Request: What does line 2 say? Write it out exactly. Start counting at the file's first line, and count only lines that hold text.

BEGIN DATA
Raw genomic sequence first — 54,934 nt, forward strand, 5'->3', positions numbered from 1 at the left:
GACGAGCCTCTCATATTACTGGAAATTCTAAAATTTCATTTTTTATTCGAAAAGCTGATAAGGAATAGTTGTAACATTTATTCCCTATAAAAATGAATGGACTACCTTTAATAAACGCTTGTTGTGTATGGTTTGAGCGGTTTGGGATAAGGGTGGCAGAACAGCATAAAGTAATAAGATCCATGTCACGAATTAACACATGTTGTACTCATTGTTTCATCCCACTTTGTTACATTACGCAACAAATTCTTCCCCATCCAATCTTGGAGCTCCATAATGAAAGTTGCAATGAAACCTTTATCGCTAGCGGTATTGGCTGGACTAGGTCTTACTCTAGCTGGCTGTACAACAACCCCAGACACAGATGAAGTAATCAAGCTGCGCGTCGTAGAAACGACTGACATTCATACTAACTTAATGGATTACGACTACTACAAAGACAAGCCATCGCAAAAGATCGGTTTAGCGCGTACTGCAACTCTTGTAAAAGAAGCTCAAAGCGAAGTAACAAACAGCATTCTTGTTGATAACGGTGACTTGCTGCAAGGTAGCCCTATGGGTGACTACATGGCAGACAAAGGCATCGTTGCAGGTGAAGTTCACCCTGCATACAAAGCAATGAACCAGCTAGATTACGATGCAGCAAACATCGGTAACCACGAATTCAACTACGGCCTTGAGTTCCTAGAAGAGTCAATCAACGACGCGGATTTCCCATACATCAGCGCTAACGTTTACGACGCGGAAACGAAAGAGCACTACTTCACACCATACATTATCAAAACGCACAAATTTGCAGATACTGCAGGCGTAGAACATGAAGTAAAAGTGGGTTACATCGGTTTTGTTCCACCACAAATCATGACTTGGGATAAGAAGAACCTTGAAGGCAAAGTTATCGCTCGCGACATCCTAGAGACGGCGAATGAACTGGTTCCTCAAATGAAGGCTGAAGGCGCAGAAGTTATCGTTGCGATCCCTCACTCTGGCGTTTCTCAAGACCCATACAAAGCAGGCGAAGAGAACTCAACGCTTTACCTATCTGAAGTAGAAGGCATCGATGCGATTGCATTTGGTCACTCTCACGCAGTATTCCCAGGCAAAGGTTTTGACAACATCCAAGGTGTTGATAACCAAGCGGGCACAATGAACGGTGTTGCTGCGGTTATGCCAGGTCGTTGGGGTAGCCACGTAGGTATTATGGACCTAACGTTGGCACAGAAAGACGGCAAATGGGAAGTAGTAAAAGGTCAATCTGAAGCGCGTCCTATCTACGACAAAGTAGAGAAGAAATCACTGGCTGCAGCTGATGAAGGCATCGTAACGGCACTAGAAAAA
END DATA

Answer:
GACGAGCCTCTCATATTACTGGAAATTCTAAAATTTCATTTTTTATTCGAAAAGCTGATAAGGAATAGTTGTAACATTTATTCCCTATAAAAATGAATGGACTACCTTTAATAAACGCTTGTTGTGTATGGTTTGAGCGGTTTGGGATAAGGGTGGCAGAACAGCATAAAGTAATAAGATCCATGTCACGAATTAACACATGTTGTACTCATTGTTTCATCCCACTTTGTTACATTACGCAACAAATTCTTCCCCATCCAATCTTGGAGCTCCATAATGAAAGTTGCAATGAAACCTTTATCGCTAGCGGTATTGGCTGGACTAGGTCTTACTCTAGCTGGCTGTACAACAACCCCAGACACAGATGAAGTAATCAAGCTGCGCGTCGTAGAAACGACTGACATTCATACTAACTTAATGGATTACGACTACTACAAAGACAAGCCATCGCAAAAGATCGGTTTAGCGCGTACTGCAACTCTTGTAAAAGAAGCTCAAAGCGAAGTAACAAACAGCATTCTTGTTGATAACGGTGACTTGCTGCAAGGTAGCCCTATGGGTGACTACATGGCAGACAAAGGCATCGTTGCAGGTGAAGTTCACCCTGCATACAAAGCAATGAACCAGCTAGATTACGATGCAGCAAACATCGGTAACCACGAATTCAACTACGGCCTTGAGTTCCTAGAAGAGTCAATCAACGACGCGGATTTCCCATACATCAGCGCTAACGTTTACGACGCGGAAACGAAAGAGCACTACTTCACACCATACATTATCAAAACGCACAAATTTGCAGATACTGCAGGCGTAGAACATGAAGTAAAAGTGGGTTACATCGGTTTTGTTCCACCACAAATCATGACTTGGGATAAGAAGAACCTTGAAGGCAAAGTTATCGCTCGCGACATCCTAGAGACGGCGAATGAACTGGTTCCTCAAATGAAGGCTGAAGGCGCAGAAGTTATCGTTGCGATCCCTCACTCTGGCGTTTCTCAAGACCCATACAAAGCAGGCGAAGAGAACTCAACGCTTTACCTATCTGAAGTAGAAGGCATCGATGCGATTGCATTTGGTCACTCTCACGCAGTATTCCCAGGCAAAGGTTTTGACAACATCCAAGGTGTTGATAACCAAGCGGGCACAATGAACGGTGTTGCTGCGGTTATGCCAGGTCGTTGGGGTAGCCACGTAGGTATTATGGACCTAACGTTGGCACAGAAAGACGGCAAATGGGAAGTAGTAAAAGGTCAATCTGAAGCGCGTCCTATCTACGACAAAGTAGAGAAGAAATCACTGGCTGCAGCTGATGAAGGCATCGTAACGGCACTAGAAAAA